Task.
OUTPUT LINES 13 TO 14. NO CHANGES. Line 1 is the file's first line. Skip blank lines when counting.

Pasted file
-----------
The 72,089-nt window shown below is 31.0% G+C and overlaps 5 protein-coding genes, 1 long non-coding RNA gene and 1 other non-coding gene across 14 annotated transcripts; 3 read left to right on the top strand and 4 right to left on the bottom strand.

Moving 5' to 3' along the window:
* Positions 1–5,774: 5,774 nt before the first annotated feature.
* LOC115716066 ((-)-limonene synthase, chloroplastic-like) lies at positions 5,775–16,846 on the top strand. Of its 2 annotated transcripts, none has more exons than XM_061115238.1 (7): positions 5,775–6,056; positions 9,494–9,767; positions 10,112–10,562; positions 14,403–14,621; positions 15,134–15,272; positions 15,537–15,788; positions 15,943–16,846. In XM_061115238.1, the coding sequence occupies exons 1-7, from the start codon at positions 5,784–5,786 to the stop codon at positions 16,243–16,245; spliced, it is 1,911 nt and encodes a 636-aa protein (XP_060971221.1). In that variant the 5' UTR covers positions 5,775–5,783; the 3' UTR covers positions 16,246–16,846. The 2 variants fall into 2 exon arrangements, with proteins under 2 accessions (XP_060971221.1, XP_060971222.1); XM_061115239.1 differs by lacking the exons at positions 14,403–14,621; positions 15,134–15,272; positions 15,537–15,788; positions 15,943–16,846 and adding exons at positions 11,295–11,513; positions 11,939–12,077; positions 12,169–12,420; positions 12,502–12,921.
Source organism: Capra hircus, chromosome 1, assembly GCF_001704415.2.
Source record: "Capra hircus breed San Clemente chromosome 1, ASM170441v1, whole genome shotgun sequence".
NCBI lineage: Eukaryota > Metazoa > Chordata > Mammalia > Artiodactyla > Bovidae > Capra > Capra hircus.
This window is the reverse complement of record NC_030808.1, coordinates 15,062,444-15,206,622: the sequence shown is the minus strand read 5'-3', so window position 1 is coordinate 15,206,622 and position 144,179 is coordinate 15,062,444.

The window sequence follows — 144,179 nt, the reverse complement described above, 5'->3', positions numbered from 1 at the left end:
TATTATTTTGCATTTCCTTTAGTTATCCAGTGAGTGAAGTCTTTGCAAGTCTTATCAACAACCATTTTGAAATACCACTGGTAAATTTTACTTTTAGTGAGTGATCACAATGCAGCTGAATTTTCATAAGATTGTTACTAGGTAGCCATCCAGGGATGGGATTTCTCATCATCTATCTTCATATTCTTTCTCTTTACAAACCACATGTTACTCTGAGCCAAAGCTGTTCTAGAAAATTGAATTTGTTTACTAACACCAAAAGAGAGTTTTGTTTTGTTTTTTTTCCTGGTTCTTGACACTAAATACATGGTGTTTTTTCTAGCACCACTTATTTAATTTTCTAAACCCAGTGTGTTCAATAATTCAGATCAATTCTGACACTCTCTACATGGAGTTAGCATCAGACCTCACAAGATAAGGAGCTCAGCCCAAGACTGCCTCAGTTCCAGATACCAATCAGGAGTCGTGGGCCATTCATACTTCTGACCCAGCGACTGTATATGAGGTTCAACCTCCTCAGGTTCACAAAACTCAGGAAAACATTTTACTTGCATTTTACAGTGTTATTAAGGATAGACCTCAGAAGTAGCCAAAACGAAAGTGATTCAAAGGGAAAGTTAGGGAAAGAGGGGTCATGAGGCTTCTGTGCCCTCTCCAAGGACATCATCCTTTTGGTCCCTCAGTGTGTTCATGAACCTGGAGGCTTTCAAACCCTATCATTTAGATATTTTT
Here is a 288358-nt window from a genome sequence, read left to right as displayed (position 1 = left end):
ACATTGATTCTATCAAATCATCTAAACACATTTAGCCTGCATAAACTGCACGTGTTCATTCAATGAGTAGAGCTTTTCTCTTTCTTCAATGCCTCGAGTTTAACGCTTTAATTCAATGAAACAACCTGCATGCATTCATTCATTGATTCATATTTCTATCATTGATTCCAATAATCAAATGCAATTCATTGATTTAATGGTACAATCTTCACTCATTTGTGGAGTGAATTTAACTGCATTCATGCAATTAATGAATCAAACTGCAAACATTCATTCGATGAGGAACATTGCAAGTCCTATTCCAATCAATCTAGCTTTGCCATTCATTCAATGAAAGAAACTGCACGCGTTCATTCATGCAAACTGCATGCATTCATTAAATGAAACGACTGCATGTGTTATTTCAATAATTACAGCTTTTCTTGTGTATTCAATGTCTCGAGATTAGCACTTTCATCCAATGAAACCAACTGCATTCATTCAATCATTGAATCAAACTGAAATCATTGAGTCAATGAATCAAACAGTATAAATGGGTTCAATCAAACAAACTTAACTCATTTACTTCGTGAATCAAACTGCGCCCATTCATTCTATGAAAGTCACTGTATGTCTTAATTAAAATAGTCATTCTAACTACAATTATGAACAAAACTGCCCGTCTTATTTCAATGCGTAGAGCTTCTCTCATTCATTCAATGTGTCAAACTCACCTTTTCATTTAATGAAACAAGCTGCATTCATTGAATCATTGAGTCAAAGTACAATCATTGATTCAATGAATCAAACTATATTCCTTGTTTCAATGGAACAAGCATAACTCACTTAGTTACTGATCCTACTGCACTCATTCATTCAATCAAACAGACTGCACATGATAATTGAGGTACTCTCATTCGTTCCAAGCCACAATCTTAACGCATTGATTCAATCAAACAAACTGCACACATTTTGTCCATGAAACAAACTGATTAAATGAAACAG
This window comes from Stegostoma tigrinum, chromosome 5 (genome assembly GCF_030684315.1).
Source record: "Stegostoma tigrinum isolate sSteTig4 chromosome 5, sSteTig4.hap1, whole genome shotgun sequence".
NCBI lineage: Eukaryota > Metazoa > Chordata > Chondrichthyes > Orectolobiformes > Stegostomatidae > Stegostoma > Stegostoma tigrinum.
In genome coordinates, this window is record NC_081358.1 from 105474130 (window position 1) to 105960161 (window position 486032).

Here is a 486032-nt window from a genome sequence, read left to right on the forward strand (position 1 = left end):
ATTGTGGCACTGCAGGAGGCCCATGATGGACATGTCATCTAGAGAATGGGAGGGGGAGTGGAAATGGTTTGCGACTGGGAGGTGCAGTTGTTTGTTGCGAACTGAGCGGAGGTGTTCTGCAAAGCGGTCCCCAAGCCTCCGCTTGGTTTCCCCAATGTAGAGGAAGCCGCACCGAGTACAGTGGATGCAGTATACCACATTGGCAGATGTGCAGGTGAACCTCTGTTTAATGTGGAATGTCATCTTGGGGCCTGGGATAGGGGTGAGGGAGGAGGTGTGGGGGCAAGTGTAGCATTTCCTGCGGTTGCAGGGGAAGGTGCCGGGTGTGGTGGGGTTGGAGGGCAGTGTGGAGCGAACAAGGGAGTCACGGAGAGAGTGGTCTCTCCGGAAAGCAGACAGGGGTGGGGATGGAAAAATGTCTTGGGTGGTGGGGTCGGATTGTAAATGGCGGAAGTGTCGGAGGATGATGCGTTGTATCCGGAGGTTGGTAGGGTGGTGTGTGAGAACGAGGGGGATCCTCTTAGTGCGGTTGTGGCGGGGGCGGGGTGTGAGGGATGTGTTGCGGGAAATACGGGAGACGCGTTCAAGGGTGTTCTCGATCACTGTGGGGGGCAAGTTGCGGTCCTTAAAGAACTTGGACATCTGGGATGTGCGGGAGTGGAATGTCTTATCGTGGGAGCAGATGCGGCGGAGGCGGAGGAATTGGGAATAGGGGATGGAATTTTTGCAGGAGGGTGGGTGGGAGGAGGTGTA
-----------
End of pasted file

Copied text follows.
This window comes from Stegostoma tigrinum, chromosome 5 (genome assembly GCF_030684315.1).
Source record: "Stegostoma tigrinum isolate sSteTig4 chromosome 5, sSteTig4.hap1, whole genome shotgun sequence".